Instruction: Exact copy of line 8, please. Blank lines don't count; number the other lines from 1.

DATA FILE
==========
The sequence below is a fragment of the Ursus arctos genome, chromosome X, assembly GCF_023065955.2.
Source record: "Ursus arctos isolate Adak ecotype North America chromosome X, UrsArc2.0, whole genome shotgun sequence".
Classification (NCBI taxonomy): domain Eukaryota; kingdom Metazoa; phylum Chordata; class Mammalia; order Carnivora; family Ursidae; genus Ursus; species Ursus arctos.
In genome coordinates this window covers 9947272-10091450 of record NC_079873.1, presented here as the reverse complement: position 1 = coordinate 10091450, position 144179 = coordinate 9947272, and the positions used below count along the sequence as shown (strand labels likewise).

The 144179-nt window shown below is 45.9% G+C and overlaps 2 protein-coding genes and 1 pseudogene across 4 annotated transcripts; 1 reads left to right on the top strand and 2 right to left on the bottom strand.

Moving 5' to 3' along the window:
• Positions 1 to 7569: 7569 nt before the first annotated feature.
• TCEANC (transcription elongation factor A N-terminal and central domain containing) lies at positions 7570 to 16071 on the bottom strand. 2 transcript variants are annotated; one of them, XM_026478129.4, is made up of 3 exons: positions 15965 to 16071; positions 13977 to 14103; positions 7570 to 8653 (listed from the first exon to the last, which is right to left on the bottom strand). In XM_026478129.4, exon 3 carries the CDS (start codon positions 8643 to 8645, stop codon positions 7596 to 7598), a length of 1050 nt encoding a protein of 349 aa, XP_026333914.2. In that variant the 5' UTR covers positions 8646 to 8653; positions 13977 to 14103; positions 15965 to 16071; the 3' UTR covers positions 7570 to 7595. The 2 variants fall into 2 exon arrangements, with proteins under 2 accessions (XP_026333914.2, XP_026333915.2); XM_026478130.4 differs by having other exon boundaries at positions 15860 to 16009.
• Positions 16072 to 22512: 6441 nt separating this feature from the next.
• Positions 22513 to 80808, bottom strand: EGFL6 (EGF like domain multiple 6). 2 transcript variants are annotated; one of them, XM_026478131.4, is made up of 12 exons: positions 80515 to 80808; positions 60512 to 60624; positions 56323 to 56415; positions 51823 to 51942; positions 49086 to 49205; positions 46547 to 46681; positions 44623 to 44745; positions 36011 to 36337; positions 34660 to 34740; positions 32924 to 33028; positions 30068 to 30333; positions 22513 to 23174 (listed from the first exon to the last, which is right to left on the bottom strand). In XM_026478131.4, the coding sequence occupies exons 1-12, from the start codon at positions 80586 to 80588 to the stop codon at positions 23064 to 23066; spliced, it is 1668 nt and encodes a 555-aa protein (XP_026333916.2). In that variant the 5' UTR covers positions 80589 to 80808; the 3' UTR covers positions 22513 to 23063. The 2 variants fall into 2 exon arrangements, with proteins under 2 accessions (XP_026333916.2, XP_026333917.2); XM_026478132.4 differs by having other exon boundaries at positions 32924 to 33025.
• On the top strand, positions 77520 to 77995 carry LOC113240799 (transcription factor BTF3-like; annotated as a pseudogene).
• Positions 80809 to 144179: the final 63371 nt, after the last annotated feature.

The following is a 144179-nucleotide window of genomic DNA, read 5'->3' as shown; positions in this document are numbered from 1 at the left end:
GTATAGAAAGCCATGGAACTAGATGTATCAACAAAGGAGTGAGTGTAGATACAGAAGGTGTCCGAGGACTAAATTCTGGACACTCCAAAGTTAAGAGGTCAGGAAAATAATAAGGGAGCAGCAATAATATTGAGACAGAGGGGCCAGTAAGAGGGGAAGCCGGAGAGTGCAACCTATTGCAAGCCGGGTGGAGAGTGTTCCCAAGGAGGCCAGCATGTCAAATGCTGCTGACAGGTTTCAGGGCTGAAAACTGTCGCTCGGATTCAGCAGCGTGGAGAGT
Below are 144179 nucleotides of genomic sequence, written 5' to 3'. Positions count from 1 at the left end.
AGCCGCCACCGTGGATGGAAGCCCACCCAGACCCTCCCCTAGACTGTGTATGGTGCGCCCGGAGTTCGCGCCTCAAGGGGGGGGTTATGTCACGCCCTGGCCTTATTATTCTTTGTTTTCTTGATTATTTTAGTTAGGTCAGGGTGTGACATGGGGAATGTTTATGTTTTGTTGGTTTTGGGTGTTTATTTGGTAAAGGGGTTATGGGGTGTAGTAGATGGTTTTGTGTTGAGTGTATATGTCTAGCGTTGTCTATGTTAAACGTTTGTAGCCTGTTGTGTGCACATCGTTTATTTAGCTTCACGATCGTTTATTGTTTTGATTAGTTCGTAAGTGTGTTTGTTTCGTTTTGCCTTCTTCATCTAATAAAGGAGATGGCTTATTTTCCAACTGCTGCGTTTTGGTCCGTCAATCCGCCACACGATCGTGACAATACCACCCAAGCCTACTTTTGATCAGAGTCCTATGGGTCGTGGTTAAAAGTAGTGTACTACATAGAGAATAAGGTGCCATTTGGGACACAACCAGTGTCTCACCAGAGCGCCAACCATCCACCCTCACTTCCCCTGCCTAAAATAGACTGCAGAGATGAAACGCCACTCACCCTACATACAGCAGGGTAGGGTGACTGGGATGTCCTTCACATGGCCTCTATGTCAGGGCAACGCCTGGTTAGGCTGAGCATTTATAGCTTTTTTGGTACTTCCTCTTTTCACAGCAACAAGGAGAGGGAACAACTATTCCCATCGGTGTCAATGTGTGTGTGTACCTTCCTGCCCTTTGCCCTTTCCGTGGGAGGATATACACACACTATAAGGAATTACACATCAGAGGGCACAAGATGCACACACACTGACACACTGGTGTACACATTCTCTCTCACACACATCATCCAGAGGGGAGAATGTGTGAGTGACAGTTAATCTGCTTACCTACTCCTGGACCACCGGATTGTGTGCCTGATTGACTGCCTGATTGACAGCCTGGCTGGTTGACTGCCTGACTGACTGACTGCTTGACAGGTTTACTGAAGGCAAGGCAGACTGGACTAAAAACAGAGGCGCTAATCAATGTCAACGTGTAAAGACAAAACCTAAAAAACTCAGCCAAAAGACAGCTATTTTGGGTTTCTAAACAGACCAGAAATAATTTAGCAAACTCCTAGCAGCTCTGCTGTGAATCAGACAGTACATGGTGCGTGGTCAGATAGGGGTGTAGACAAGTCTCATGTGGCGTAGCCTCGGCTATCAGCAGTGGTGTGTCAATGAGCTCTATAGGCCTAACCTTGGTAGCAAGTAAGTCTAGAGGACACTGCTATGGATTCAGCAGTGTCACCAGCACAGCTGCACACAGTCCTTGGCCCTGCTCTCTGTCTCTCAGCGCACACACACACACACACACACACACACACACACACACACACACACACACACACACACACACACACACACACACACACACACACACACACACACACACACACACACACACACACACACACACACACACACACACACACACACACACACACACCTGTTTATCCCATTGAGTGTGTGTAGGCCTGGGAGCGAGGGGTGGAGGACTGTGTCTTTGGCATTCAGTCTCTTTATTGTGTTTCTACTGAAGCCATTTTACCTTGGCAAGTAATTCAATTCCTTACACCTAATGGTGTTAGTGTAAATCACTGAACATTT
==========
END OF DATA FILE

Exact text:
• TCEANC (transcription elongation factor A N-terminal and central domain containing) lies at positions 7570 to 16071 on the bottom strand. 2 transcript variants are annotated; one of them, XM_026478129.4, is made up of 3 exons: positions 15965 to 16071; positions 13977 to 14103; positions 7570 to 8653 (listed from the first exon to the last, which is right to left on the bottom strand). In XM_026478129.4, exon 3 carries the CDS (start codon positions 8643 to 8645, stop codon positions 7596 to 7598), a length of 1050 nt encoding a protein of 349 aa, XP_026333914.2. In that variant the 5' UTR covers positions 8646 to 8653; positions 13977 to 14103; positions 15965 to 16071; the 3' UTR covers positions 7570 to 7595. The 2 variants fall into 2 exon arrangements, with proteins under 2 accessions (XP_026333914.2, XP_026333915.2); XM_026478130.4 differs by having other exon boundaries at positions 15860 to 16009.